Criminal offenders have a high rate of personality disorders (PDS), especially Antisocial Personality Disorders and psychopathy, but criminal acts are not necessarily the result of PD. Findings from psychiatric research suggest that the development of PD is influenced by genetic factors, that can result in deviant traits in temper, emotionality and cognitive style. There is general agreement that those peculiarities and vulnerabilities find their expression and structure only under a complex interplay of stimulating or impairing environmental influences. Do these genetic factors-or other factors-diminish a person's criminal responsibility? There is no difficulty in diagnosing PDs, but the challenging questions arise in forensic assessments of defendants for criminal responsibility who have a PD. This article discusses the German legal situation and special problems created by the term of "diminished" criminal responsibility. In contrast to the Anglo-American legal situation, the German criminal law obliges the court to order an indeterminate forensic - psychiatric confinement, in addition to punishment, if the offender had acted under diminished criminal responsibility and is now still considered to be dangerous. The convicted offender remains under the control of the criminal court during psychiatric hospitalization. The change from handling the personality disordered offender as a criminal to handling him as someone with a mental disorder creates a social option for extended state interventions, including indeterminate hospitalization.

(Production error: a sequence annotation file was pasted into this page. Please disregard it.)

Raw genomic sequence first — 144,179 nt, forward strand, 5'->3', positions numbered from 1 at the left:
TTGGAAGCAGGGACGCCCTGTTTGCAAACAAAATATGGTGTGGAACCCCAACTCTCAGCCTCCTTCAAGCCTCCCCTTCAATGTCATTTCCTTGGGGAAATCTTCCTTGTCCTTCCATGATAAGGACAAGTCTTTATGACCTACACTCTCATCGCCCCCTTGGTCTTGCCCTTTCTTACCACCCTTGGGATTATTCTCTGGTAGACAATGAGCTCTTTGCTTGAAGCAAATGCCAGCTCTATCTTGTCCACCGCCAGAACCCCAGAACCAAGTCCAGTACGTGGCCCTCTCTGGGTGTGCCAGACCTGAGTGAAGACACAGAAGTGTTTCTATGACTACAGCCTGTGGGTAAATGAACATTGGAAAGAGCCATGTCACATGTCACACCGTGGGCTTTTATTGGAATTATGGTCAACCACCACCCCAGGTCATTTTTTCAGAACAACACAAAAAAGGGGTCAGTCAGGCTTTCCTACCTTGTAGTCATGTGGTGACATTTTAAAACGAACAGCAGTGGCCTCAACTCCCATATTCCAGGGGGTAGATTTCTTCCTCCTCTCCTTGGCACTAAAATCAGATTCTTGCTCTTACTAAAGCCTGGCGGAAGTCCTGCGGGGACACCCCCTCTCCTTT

Copyright 2000 John Wiley & Sons, Ltd.